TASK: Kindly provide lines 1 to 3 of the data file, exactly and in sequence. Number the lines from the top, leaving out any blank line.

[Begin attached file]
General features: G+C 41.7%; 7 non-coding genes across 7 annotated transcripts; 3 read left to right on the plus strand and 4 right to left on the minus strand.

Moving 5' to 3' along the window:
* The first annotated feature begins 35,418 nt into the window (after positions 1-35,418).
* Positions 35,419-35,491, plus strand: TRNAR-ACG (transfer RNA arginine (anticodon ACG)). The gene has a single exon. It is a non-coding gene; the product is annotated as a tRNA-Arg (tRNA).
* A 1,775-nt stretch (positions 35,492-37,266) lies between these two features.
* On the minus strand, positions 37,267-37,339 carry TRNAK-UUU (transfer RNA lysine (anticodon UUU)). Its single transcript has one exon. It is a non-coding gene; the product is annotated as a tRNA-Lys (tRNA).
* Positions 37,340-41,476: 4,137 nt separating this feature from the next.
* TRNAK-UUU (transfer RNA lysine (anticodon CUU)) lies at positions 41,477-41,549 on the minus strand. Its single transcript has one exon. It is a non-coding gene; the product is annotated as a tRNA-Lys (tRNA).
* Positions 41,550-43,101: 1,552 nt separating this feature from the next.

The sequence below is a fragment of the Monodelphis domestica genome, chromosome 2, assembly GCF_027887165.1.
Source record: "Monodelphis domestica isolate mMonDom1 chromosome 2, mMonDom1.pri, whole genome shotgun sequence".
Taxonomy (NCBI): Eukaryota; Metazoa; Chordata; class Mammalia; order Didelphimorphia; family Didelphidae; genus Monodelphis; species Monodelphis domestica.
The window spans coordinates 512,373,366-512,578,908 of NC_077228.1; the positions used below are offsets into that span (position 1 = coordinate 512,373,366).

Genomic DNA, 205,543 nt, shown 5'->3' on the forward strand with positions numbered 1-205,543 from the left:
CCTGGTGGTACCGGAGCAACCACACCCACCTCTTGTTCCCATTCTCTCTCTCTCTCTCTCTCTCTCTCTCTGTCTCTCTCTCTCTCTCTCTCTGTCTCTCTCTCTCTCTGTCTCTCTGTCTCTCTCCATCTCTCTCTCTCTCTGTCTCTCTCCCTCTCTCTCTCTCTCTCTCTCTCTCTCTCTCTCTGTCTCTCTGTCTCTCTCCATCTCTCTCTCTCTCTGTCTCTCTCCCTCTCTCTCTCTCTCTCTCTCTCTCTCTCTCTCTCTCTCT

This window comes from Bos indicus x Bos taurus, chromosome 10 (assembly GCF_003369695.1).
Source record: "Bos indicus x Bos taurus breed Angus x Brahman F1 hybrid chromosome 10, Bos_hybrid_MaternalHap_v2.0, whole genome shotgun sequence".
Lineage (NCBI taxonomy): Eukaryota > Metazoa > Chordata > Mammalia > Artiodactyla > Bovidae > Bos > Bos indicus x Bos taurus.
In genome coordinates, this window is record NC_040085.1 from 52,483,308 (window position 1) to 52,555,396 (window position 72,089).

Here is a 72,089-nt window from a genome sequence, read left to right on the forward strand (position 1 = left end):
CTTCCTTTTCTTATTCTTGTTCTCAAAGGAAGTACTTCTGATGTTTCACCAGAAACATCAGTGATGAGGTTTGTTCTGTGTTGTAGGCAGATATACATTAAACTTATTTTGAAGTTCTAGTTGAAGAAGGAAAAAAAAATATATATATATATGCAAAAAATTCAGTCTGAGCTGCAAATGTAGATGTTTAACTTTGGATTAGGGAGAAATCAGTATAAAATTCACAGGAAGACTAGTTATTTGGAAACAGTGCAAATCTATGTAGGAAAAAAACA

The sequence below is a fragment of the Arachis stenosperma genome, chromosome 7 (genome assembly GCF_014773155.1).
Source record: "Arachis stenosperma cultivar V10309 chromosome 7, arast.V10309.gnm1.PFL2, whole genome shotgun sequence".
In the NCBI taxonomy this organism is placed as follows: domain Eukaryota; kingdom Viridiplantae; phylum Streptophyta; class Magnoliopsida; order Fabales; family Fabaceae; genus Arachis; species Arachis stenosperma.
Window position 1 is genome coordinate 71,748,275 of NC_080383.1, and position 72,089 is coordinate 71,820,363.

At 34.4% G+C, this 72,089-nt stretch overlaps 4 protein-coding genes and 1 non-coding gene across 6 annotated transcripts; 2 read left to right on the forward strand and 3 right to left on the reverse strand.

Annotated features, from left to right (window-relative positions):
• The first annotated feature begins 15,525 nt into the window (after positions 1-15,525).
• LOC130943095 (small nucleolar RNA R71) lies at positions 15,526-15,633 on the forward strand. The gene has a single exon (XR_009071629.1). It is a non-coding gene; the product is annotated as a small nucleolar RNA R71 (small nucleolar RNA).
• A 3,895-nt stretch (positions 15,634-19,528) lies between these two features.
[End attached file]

General features: G+C 41.7%; 7 non-coding genes across 7 annotated transcripts; 3 read left to right on the plus strand and 4 right to left on the minus strand.

Moving 5' to 3' along the window:
* The first annotated feature begins 35,418 nt into the window (after positions 1-35,418).